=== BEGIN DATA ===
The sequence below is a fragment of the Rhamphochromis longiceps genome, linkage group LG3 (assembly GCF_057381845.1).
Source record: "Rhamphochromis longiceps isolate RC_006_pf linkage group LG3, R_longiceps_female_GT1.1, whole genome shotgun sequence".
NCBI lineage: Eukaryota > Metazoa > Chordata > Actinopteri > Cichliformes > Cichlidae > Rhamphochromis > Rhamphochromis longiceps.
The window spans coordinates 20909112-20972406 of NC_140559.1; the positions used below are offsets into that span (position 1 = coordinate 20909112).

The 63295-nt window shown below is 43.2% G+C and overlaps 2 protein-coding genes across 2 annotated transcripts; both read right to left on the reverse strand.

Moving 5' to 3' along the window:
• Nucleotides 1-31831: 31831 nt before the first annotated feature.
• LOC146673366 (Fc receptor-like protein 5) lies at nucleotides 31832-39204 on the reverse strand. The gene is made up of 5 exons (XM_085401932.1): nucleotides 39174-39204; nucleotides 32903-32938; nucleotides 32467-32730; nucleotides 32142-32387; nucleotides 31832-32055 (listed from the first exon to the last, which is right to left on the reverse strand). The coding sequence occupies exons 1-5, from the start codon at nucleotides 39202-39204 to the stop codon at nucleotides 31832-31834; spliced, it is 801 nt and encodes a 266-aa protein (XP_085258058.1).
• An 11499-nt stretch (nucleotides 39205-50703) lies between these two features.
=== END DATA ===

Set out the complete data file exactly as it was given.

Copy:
The sequence below is a fragment of the Rhamphochromis longiceps genome, linkage group LG3 (assembly GCF_057381845.1).
Source record: "Rhamphochromis longiceps isolate RC_006_pf linkage group LG3, R_longiceps_female_GT1.1, whole genome shotgun sequence".
NCBI lineage: Eukaryota > Metazoa > Chordata > Actinopteri > Cichliformes > Cichlidae > Rhamphochromis > Rhamphochromis longiceps.
The window spans coordinates 20909112-20972406 of NC_140559.1; the positions used below are offsets into that span (position 1 = coordinate 20909112).

The 63295-nt window shown below is 43.2% G+C and overlaps 2 protein-coding genes across 2 annotated transcripts; both read right to left on the reverse strand.

Moving 5' to 3' along the window:
• Nucleotides 1-31831: 31831 nt before the first annotated feature.
• LOC146673366 (Fc receptor-like protein 5) lies at nucleotides 31832-39204 on the reverse strand. The gene is made up of 5 exons (XM_085401932.1): nucleotides 39174-39204; nucleotides 32903-32938; nucleotides 32467-32730; nucleotides 32142-32387; nucleotides 31832-32055 (listed from the first exon to the last, which is right to left on the reverse strand). The coding sequence occupies exons 1-5, from the start codon at nucleotides 39202-39204 to the stop codon at nucleotides 31832-31834; spliced, it is 801 nt and encodes a 266-aa protein (XP_085258058.1).
• An 11499-nt stretch (nucleotides 39205-50703) lies between these two features.